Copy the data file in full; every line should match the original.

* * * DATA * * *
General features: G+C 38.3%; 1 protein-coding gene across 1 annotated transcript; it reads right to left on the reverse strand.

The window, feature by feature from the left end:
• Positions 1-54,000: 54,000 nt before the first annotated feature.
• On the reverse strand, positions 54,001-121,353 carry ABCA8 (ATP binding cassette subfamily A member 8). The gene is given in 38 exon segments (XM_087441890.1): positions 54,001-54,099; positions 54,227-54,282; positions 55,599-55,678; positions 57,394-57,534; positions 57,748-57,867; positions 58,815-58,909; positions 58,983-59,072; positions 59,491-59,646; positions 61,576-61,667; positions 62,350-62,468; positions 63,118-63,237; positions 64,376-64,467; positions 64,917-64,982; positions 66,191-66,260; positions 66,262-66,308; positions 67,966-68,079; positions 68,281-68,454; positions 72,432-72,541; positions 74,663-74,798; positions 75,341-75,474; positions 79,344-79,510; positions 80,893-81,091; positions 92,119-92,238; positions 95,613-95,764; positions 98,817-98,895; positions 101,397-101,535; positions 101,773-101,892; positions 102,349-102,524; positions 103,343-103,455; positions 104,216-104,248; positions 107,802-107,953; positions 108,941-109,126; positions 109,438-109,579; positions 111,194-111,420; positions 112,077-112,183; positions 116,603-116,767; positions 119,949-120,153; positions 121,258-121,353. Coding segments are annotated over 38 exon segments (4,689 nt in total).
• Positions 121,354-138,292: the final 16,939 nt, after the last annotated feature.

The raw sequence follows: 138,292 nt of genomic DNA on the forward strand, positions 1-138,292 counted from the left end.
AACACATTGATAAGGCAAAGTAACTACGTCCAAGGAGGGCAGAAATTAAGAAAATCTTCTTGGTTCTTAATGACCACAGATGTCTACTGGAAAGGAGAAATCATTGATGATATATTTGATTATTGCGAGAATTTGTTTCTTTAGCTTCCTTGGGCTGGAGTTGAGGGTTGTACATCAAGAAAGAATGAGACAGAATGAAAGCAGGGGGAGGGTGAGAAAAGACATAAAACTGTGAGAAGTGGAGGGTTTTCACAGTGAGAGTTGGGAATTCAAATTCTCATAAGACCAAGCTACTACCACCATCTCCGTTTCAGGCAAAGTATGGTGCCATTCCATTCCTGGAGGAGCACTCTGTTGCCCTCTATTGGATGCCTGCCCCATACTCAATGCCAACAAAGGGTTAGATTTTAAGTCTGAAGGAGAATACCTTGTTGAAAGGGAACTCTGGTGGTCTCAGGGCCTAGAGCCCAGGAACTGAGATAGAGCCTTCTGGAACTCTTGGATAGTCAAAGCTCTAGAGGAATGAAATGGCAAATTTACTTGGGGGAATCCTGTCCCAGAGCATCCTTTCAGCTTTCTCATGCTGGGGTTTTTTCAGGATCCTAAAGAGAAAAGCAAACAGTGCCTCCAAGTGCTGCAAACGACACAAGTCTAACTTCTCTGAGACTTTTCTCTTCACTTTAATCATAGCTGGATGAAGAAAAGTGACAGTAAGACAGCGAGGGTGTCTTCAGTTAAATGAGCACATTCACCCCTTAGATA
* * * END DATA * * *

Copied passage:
General features: G+C 38.3%; 1 protein-coding gene across 1 annotated transcript; it reads right to left on the reverse strand.

The window, feature by feature from the left end:
• Positions 1-54,000: 54,000 nt before the first annotated feature.
• On the reverse strand, positions 54,001-121,353 carry ABCA8 (ATP binding cassette subfamily A member 8). The gene is given in 38 exon segments (XM_087441890.1): positions 54,001-54,099; positions 54,227-54,282; positions 55,599-55,678; positions 57,394-57,534; positions 57,748-57,867; positions 58,815-58,909; positions 58,983-59,072; positions 59,491-59,646; positions 61,576-61,667; positions 62,350-62,468; positions 63,118-63,237; positions 64,376-64,467; positions 64,917-64,982; positions 66,191-66,260; positions 66,262-66,308; positions 67,966-68,079; positions 68,281-68,454; positions 72,432-72,541; positions 74,663-74,798; positions 75,341-75,474; positions 79,344-79,510; positions 80,893-81,091; positions 92,119-92,238; positions 95,613-95,764; positions 98,817-98,895; positions 101,397-101,535; positions 101,773-101,892; positions 102,349-102,524; positions 103,343-103,455; positions 104,216-104,248; positions 107,802-107,953; positions 108,941-109,126; positions 109,438-109,579; positions 111,194-111,420; positions 112,077-112,183; positions 116,603-116,767; positions 119,949-120,153; positions 121,258-121,353. Coding segments are annotated over 38 exon segments (4,689 nt in total).
• Positions 121,354-138,292: the final 16,939 nt, after the last annotated feature.

The raw sequence follows: 138,292 nt of genomic DNA on the forward strand, positions 1-138,292 counted from the left end.
AACACATTGATAAGGCAAAGTAACTACGTCCAAGGAGGGCAGAAATTAAGAAAATCTTCTTGGTTCTTAATGACCACAGATGTCTACTGGAAAGGAGAAATCATTGATGATATATTTGATTATTGCGAGAATTTGTTTCTTTAGCTTCCTTGGGCTGGAGTTGAGGGTTGTACATCAAGAAAGAATGAGACAGAATGAAAGCAGGGGGAGGGTGAGAAAAGACATAAAACTGTGAGAAGTGGAGGGTTTTCACAGTGAGAGTTGGGAATTCAAATTCTCATAAGACCAAGCTACTACCACCATCTCCGTTTCAGGCAAAGTATGGTGCCATTCCATTCCTGGAGGAGCACTCTGTTGCCCTCTATTGGATGCCTGCCCCATACTCAATGCCAACAAAGGGTTAGATTTTAAGTCTGAAGGAGAATACCTTGTTGAAAGGGAACTCTGGTGGTCTCAGGGCCTAGAGCCCAGGAACTGAGATAGAGCCTTCTGGAACTCTTGGATAGTCAAAGCTCTAGAGGAATGAAATGGCAAATTTACTTGGGGGAATCCTGTCCCAGAGCATCCTTTCAGCTTTCTCATGCTGGGGTTTTTTCAGGATCCTAAAGAGAAAAGCAAACAGTGCCTCCAAGTGCTGCAAACGACACAAGTCTAACTTCTCTGAGACTTTTCTCTTCACTTTAATCATAGCTGGATGAAGAAAAGTGACAGTAAGACAGCGAGGGTGTCTTCAGTTAAATGAGCACATTCACCCCTTAGATA